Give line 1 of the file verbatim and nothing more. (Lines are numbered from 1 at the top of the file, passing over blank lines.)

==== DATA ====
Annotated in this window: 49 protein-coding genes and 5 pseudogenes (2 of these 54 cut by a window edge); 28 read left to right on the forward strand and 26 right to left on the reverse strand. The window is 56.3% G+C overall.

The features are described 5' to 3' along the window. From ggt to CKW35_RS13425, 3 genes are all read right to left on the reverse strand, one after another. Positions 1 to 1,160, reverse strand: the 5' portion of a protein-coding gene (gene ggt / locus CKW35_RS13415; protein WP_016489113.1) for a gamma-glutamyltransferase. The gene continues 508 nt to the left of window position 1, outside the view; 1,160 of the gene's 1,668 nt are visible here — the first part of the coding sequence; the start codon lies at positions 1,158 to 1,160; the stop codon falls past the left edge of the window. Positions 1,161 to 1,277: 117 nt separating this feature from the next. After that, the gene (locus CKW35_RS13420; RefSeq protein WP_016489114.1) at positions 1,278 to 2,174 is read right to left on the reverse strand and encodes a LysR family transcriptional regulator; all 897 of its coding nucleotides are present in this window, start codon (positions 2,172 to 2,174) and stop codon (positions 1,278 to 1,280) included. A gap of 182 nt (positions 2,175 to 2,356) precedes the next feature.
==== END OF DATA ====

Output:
Annotated in this window: 49 protein-coding genes and 5 pseudogenes (2 of these 54 cut by a window edge); 28 read left to right on the forward strand and 26 right to left on the reverse strand. The window is 56.3% G+C overall.